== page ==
Forum OpenACS Q&A: Re: Will Dr. OpenACS survive? Or why I stopped worrying and learned to love the .LRN consortium?

I would like to thank the OpenACS/dotLRN community for some great software. I would like to reiterate something from a year or two back as a suggestion for the way forward.

We are a research-led University and one of the early appeals of dotLRN was the 'built on OpenACS' as we wanted to support communities as well as courses. We had expected the community would understand and share that goal. For one reason or another, I don't believe it has been realised (I could be wrong, because I am not following as closely as I used to). The impression that dotLRN is another layer on top of OpenACS with different developers having different agendas does not help.

We have not imposed anything on our campus and adoption is based on interest and word of mouth. So far our adoption of communities (backed by a rebadged dotLRN) is about 3 times our adoption of course sites (backed by CourseWork from Stanford). Evidence on 'real use' of VLEs (e.g. only 30% of courses making heavy use of VLE 5 years after introduction) from campuses that have imposed campus-wide platforms leads us to believe we are not unique.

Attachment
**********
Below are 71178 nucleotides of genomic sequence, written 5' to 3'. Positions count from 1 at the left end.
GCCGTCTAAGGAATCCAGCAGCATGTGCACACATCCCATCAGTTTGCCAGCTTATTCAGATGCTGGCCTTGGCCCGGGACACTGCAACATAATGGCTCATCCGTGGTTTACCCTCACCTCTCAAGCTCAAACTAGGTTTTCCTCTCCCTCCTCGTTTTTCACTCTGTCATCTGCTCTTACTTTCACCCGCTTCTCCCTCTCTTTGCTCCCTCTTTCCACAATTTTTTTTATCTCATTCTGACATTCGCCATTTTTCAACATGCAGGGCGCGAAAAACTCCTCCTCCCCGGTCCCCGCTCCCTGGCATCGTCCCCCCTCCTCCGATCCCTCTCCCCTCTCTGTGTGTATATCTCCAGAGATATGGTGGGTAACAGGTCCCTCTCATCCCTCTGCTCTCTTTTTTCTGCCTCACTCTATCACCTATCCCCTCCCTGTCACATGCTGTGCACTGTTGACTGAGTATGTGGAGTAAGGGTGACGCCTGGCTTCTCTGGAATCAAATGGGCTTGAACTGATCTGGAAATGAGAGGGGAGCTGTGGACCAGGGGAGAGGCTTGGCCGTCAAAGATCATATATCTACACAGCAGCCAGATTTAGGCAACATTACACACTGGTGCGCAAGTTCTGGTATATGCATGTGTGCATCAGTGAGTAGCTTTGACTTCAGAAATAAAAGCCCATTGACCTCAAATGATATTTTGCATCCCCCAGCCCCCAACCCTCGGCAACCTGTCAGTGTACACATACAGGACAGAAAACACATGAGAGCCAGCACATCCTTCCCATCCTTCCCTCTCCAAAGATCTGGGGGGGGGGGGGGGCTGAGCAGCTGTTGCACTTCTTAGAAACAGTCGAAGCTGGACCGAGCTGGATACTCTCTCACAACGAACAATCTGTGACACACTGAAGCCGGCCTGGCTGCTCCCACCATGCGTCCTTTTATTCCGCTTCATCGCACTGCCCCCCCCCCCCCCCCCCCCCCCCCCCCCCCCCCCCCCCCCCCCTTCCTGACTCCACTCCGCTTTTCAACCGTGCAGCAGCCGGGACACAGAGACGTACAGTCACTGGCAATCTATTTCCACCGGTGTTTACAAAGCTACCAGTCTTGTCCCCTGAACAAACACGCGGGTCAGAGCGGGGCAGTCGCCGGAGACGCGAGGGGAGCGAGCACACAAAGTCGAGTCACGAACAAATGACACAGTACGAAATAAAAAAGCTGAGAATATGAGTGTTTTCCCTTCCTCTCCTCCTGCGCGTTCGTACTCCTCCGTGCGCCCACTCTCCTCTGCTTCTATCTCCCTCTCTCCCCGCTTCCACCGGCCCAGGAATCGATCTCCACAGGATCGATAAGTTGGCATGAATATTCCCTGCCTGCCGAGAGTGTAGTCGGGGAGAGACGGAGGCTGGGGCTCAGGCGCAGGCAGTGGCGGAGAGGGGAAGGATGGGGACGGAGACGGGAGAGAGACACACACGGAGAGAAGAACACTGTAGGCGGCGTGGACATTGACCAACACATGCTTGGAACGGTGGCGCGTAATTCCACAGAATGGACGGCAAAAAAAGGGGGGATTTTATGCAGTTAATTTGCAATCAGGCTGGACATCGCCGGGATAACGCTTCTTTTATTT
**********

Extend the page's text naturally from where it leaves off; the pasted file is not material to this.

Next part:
We continue to refer to OpenACS and dotLRN as a benchmark on good design of useful and usable feature sets and I have posted to Sakai forums referring to some of your practices as examples for them to follow.

We are now looking hard at Sakai because it does support both communities and courses out of the box. And it seems likely that many will soon be working to create value-added research tools for the research communities. (see for some recently funded 'Virtual Research Environments' in the UK)

I would urge the community to look again at the concept that a class/course is just a special case of a community and that setting up a class is just a configuration option. Then apply the portal to the resulting collection of classes and communities. I think this will make the software more attractive in many ways and allow you to compete with Sakai, which I think is in a more realistic niche (at least for research-led Universities) than competing with Moodle, Blackboard, etc. in the VLE mainstream. A common product should help with alignment of goals and supporting other specialised 'configurations' of a community - e.g. project group would add even more value.

I hope this is of some value and thanks again for some great work!